For Mavis Staples’s 80th birthday the great and the good from across the musical spectrum came together in three concerts that celebrated the legacy of an artist who has been bringing light to the world for decades and shows no signs of slowing down any time soon. As a force for harmony and unity there are few who can touch her. She’s skateboarding her way into the twilight of her career with more confidence than ever.
Ben Harper produced and wrote most of the songs on the album, a strategy that worked well when Jeff Tweedy did the same on If All I Was Was Black in 2017. That brilliant album is a tough act to follow, and despite the title Change sensibly aims for a continuation of the ideas of that project rather than an attempt to alter her course.
The album begins with some sharp electric guitar, and an invite for ‘Change’. Believe in the power of positive thinking in the face of ‘bullets flying’ and ‘Mothers crying’. Witnessing violence and hatred is soul destroying. Change needs to happen Anywhere, anyway, anyhow.
Producer and writer Ben Harper joins Mavis on the duet We Get By, one of the best songs on the album. It’s an admittance that life might throw things in your face every now and again but if you have someone to walk through the storms with then maybe you can endure. Harper does excellent work on this album so it is nice to hear him sing too. In a recent interview Mavis said of Harper and her other recent collaborators, ‘It seems that the Lord just puts me with genius. These guys, from Dylan on, they’re just geniuses. I don’t go out looking for them. They just come to me, and it always turns out that they’re the right people.’ While she no longer writes music herself there’s always a sense that the songs are a reflection of her soul and spirit, written by friends who understand what she wants to say.
Brothers and Sisters reminds those who’ve gone down the wrong path that they can always find a way back. She warns us about an untrustworthy man and even if his name is never mentioned, the subtext of America’s political crisis is clear. The only way she sees to fight back is through song.
Heavy on my Mind is an admittance that sometimes she falls into the ‘well’ of despair. Everyone does. The echoing guitar creates a moment of introspection and intimacy. She sings a song to bring herself out of the darkness, so no wonder it’s her favourite on the album.
Sometime is about giving, with the implication that there’s too many people who take, take, take. Mavis believes in singing for change, to keep us moving towards a better life. Maybe some might think anger is the required response to times of crisis but that has never been the way of the Staples Family – they have always prided themselves on promoting peace, love and faith much like their friend MLK himself. That harmonious centre is what holds this record together. A hope for a better future. Or at least a hope that by being kind and good we can go someway to offset the damage caused by evil in the world.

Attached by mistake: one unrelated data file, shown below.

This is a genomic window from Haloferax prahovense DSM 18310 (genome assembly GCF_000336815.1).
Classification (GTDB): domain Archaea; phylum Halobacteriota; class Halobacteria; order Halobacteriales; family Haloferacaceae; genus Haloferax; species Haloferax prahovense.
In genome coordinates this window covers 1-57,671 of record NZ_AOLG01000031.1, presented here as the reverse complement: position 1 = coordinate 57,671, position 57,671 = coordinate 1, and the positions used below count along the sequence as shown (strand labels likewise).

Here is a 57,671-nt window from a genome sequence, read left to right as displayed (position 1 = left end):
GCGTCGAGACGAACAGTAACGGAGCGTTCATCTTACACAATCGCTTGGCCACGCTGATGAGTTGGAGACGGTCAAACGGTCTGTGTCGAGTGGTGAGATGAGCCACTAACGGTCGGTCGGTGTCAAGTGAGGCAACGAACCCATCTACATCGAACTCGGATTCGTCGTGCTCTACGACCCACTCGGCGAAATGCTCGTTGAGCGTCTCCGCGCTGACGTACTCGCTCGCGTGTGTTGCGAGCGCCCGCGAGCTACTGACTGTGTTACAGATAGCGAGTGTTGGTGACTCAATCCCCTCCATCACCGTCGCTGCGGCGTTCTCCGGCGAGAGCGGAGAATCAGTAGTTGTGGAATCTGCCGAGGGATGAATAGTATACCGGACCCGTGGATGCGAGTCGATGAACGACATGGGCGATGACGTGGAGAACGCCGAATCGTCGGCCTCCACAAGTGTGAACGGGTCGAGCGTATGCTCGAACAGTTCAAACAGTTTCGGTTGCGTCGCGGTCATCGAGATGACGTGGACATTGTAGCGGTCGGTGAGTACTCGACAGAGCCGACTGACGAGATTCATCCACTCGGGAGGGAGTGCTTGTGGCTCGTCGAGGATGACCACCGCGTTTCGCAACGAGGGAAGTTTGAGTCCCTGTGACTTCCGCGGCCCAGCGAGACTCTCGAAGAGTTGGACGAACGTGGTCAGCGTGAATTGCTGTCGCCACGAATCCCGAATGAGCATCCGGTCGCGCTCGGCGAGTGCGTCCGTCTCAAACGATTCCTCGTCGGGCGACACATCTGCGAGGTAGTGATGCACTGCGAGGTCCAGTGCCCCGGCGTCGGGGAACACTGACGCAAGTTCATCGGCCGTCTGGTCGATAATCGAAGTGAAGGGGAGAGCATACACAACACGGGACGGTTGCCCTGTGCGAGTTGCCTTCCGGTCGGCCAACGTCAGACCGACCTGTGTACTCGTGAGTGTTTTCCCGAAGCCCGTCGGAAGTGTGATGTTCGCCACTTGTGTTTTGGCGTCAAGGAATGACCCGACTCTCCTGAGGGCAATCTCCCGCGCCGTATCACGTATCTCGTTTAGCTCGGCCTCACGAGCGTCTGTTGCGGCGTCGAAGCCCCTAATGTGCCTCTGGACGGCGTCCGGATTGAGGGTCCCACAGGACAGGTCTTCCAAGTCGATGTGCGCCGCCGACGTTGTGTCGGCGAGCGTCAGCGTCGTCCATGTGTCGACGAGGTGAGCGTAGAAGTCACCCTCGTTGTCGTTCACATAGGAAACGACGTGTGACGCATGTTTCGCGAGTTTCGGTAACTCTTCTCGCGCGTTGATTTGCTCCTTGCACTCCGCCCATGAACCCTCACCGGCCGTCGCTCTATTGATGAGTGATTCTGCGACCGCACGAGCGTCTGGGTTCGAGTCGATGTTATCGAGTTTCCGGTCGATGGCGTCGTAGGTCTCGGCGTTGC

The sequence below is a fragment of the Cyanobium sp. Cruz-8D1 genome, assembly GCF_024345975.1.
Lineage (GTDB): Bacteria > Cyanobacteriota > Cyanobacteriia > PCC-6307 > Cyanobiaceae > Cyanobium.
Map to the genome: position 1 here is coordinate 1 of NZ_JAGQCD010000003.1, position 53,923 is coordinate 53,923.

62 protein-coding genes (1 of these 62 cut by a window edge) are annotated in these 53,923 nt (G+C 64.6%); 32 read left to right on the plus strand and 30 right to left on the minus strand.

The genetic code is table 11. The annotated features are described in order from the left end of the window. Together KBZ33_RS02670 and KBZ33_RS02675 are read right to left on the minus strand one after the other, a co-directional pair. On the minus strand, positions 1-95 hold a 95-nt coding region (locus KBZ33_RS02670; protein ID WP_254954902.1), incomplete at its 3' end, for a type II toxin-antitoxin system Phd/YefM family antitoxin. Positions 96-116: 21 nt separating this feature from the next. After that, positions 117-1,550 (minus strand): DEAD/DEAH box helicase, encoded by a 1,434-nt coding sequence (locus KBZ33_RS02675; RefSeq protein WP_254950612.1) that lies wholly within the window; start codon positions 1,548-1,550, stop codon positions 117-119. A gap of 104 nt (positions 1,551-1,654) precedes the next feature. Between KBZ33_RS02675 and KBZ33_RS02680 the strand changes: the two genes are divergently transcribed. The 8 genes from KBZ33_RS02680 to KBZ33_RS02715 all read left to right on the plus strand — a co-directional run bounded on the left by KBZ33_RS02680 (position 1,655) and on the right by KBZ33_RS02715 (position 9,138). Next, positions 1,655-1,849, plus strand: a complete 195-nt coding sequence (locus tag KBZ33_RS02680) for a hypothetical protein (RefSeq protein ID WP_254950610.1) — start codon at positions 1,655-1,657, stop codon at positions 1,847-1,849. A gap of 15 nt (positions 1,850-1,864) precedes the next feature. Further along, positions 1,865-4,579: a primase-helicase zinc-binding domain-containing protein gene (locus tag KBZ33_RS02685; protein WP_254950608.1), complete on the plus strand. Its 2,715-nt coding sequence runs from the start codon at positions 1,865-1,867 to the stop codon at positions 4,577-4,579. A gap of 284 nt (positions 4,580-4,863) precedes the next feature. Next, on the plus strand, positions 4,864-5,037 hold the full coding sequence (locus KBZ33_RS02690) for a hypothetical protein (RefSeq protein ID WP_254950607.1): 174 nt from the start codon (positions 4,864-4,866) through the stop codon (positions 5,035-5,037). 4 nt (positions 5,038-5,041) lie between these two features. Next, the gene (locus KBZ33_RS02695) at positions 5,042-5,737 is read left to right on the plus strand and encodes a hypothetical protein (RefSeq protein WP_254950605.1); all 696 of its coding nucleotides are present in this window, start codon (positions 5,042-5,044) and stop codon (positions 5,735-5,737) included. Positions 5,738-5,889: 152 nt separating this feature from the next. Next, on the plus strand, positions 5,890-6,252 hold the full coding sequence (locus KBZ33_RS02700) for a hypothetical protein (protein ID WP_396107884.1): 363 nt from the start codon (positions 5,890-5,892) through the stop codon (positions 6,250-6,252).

Never Needed Anyone is a more personal take on life and relationships. Stronger and Chance On Me are also love songs which aim to raise us up. These songs in the latter half of the record are enjoyable but perhaps lack the power and melody of some of the others.
There’s a bittersweet feeling to the final song One More Change, which appears to be about mortality. The lyrics suggest that Mavis is ready to embrace the inevitable end of her life with the same euphoric good spirits that she has imbued when alive. It’s a moment of touching tenderness to conclude an album that brims with soul and life.
Maybe she’s preaching to the choir somewhat but we all need to be reminded about the power of singing together. There’s work to do yet to achieve the dream.
I want to finish with some advice from Mavis herself which I think sums up the message of this album. Don’t look down, you know? Keep looking up. Keep a light in your mind. Stay in a light place. Lets hope she keeps giving us words and songs to live by for a long time yet.